(Reuters) - European shares hit record highs on Monday, rising for the fourth successive session as a preliminary U.S.-China trade deal helped extend a rally sparked by the British Conservative Party’s election victory.
London's FTSE 100 .FTSE jumped 2.3%, leading gains among regional indexes, as investors took British Prime Minister Boris Johnson's election triumph last week as a signal to buy back into a market that has underperformed on concerns over Brexit.
Shares of big dollar earners such as British American Tobacco BATS.L, Glencore GLEN.L and BHP BHPB.L rose between 3% and 5%. Banks exposed to Brexit uncertainties, including Royal Bank of Scotland RBS.L and Barclays BARC.L also rose.
Bearish bets unwound even as the pound, whose gains tend to weigh on the exporter-heavy FTSE 100, extended its rise to above 1.33 per dollar. [GBP/]
“We are witnessing a realignment of British politics and investment,” Steven Holden, CEO of Copley Fund Research, wrote in a note to clients. “Down in the dumps and forgotten British brands are suddenly positioned to ride a wave of new-found confidence.”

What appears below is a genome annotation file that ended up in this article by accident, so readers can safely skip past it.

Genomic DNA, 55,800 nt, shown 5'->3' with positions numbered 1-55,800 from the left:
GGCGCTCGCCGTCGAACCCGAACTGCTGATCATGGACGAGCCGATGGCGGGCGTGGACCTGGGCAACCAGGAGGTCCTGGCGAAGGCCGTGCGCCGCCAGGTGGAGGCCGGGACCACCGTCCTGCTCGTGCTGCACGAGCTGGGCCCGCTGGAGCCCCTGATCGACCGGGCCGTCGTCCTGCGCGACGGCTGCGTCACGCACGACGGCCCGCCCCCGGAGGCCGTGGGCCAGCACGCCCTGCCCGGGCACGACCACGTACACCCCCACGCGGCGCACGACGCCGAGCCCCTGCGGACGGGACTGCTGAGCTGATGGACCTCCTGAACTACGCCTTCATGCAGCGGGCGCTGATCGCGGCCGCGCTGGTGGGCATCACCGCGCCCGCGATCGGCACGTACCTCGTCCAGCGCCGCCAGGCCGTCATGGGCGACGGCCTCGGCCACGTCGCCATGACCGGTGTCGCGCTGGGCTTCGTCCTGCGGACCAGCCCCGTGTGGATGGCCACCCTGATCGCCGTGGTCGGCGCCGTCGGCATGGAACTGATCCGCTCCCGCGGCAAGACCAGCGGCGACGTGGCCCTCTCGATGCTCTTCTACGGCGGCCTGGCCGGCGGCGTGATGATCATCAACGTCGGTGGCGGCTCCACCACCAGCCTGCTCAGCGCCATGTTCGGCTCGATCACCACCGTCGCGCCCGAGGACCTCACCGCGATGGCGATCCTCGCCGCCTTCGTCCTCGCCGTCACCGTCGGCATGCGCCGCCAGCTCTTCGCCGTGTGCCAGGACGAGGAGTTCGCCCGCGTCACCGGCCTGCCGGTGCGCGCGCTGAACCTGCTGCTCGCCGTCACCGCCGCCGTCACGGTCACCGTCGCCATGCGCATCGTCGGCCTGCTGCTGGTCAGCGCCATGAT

Gains for London, along with general optimism over the U.S.-China trade deal, drove the pan-European STOXX 600 index .STOXX to a record high. The index was up 1.4% at 417.75, logging a new closing high.
“I think we have seen the majority of the good news being priced in today, we would now need new input for further significant gains,” said Teeuwe Mevissen, Senior Market Economist at Rabobank in Amsterdam.
Trade-sensitive miners .SXPP rose after Washington said a "phase one" U.S.-China trade deal will nearly double U.S. exports to China over the next two years and is "totally done".
Markit’s Purchasing Managers’ index, released earlier, showed German private sector activity shrank for the fourth successive month in December as a downturn in manufacturing offset services sector growth.
Investors also overlooked lackluster data from the euro zone and the United Kingdom as the focus remained on trade and Brexit - two factors that have weighed on global markets this year.
Swedish appliance maker Electrolux AB ELUXb.ST tumbled 10.6% after warning that its North American business would take a bigger-than-expected hit, partly because of costs from its move into a new plant in South Carolina.
Tullow Oil TLW.L slid 10.2% after S&P Global downgraded its long-term credit rating, days after the company's chief executive officer stepped down and it scrapped its dividend.
Reporting by Shreyashi Sanyal and Ambar Warrick in Bengaluru; Additional reporting by Sruthi Shankar and Josephine Mason in London; Editing by Nick Macfie and Timothy Heritage
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